LONDON: The inquest into the death of Princess Diana will be heard by a jury, following a successful legal challenge by the father of her late boyfriend.
Mohamed al-Fayed, Dodi Fayed’s father and the owner of London’s Harrods department store, brought the lawsuit after the presiding coroner ruled that she alone would hear the case. The High Court in London today overturned that decision, calling it “flawed.”
The long-delayed inquiry, now scheduled to begin later this year, will scrutinize the events leading up to the 1997 car crash in Paris that claimed the lives of Diana, Dodi and their driver, Henri Paul.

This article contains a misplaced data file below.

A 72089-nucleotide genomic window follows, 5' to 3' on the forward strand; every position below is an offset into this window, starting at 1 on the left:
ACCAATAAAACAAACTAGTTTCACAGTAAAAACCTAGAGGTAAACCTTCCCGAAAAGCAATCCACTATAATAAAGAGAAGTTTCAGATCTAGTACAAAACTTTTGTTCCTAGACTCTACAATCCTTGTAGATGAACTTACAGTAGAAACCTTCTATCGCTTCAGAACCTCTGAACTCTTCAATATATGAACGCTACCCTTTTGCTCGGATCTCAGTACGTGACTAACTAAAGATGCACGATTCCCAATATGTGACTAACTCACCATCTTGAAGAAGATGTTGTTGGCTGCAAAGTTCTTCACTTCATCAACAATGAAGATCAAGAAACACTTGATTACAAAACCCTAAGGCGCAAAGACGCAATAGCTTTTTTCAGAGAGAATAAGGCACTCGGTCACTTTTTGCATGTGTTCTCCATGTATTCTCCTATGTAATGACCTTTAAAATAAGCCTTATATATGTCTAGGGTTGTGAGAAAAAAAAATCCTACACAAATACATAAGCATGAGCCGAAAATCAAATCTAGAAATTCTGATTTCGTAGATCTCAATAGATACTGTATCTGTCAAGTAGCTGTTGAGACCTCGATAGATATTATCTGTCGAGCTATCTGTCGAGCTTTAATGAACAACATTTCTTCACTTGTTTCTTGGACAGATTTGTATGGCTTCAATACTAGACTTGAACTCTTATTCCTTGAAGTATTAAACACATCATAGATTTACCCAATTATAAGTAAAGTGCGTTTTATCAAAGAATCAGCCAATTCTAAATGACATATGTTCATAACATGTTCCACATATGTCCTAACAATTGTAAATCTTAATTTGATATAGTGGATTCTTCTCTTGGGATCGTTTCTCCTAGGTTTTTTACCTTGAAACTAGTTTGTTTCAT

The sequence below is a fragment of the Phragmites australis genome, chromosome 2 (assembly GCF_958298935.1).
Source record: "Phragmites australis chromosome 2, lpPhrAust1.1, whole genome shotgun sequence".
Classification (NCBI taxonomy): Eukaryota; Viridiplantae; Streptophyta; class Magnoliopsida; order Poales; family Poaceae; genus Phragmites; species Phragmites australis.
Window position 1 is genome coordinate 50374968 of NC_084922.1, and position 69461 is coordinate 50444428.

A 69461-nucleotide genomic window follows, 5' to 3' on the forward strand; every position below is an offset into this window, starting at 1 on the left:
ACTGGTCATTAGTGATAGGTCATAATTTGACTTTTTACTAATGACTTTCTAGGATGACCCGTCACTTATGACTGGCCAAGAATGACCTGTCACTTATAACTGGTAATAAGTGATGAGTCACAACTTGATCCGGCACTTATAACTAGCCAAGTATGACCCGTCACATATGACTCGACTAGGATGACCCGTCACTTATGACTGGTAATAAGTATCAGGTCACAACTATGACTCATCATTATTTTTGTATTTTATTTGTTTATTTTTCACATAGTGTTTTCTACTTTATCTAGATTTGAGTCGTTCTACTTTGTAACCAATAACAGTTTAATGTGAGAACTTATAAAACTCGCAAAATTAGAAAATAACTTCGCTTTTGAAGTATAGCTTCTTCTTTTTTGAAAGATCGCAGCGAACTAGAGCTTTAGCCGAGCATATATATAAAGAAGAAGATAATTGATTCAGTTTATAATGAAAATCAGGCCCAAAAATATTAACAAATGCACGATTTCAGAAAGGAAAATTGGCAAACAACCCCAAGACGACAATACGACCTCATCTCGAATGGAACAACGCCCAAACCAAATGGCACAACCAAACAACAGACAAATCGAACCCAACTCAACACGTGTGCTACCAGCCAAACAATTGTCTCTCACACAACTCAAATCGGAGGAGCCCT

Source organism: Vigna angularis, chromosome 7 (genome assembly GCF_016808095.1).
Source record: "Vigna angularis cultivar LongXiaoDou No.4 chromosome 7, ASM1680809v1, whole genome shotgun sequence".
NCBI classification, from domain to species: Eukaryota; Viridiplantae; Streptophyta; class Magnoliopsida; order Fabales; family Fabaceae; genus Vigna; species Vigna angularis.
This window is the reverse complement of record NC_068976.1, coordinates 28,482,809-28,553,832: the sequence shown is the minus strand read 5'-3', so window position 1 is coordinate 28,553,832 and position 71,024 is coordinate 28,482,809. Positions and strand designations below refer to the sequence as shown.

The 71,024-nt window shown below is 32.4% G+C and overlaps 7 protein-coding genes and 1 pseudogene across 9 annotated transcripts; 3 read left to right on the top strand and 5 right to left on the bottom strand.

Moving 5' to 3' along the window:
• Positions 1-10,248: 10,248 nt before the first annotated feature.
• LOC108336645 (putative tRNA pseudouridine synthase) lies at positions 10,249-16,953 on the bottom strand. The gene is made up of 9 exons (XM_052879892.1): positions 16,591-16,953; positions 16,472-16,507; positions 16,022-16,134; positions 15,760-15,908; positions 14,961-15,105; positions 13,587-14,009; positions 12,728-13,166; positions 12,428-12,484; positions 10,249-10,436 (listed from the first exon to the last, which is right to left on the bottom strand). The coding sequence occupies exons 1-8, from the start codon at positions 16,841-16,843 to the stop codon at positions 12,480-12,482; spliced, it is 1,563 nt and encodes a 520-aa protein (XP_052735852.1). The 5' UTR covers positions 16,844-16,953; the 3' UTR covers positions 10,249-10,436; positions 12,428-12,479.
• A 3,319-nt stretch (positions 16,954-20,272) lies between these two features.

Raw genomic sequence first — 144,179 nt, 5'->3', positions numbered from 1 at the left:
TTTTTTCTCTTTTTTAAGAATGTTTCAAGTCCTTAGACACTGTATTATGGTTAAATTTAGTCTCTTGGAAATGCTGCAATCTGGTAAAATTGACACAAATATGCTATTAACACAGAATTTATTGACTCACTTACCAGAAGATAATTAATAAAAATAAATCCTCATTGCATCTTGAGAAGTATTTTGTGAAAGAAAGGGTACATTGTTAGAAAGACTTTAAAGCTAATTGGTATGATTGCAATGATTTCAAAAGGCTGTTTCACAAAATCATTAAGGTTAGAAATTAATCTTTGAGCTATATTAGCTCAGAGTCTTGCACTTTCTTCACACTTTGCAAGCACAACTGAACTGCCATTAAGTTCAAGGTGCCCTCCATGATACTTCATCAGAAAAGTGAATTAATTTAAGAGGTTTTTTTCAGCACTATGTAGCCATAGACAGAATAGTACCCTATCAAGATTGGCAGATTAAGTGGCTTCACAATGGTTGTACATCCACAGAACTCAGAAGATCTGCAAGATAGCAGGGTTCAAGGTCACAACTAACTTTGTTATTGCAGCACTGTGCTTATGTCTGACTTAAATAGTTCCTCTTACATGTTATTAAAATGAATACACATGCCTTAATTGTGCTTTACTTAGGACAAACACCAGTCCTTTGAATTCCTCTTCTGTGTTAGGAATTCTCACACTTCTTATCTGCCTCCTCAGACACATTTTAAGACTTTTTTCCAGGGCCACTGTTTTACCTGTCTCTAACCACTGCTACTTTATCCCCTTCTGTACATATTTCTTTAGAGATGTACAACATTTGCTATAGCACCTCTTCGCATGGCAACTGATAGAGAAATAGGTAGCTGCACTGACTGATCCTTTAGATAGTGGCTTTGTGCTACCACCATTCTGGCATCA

Al-Fayed, who has repeatedly claimed that the accident was staged by British intelligence services because of royal embarrassment about the couple’s romance, says that only a jury of “ordinary” men and women can fairly evaluate the case.
The inquest, which was initially opened and adjourned in 2004, has been delayed for more than 9 1/2 years pending the conclusion of multiple French probes and a U.K. police investigation.
The British inquiry, concluded in December, rejected a series of conspiracy theories in finding that Paul was drunk and speeding when he slammed into the 13th pillar of Paris’s Pont de l’Alma tunnel, killing three of the four passengers on board.
Elizabeth Butler-Sloss, formerly one of Britain’s most senior judges, was appointed to the role of deputy coroner to hear the inquest. The next preliminary hearing is scheduled for March 5.